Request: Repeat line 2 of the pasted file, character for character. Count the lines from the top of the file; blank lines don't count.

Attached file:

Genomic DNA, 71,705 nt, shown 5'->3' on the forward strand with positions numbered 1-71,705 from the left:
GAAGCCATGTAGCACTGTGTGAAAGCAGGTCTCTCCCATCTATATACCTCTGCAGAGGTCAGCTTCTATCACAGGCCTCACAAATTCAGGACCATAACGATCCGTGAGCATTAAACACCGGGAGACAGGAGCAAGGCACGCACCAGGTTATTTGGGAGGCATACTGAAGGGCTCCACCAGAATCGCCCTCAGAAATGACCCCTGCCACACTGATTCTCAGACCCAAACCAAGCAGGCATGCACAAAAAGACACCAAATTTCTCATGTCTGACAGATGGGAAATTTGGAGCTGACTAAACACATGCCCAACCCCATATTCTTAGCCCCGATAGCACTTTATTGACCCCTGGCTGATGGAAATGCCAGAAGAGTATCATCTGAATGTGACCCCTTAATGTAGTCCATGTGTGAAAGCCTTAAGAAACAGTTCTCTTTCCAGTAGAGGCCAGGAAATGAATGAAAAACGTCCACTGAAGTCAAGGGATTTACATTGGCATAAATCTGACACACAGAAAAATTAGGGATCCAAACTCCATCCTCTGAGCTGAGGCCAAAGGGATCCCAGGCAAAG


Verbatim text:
GAAGCCATGTAGCACTGTGTGAAAGCAGGTCTCTCCCATCTATATACCTCTGCAGAGGTCAGCTTCTATCACAGGCCTCACAAATTCAGGACCATAACGATCCGTGAGCATTAAACACCGGGAGACAGGAGCAAGGCACGCACCAGGTTATTTGGGAGGCATACTGAAGGGCTCCACCAGAATCGCCCTCAGAAATGACCCCTGCCACACTGATTCTCAGACCCAAACCAAGCAGGCATGCACAAAAAGACACCAAATTTCTCATGTCTGACAGATGGGAAATTTGGAGCTGACTAAACACATGCCCAACCCCATATTCTTAGCCCCGATAGCACTTTATTGACCCCTGGCTGATGGAAATGCCAGAAGAGTATCATCTGAATGTGACCCCTTAATGTAGTCCATGTGTGAAAGCCTTAAGAAACAGTTCTCTTTCCAGTAGAGGCCAGGAAATGAATGAAAAACGTCCACTGAAGTCAAGGGATTTACATTGGCATAAATCTGACACACAGAAAAATTAGGGATCCAAACTCCATCCTCTGAGCTGAGGCCAAAGGGATCCCAGGCAAAG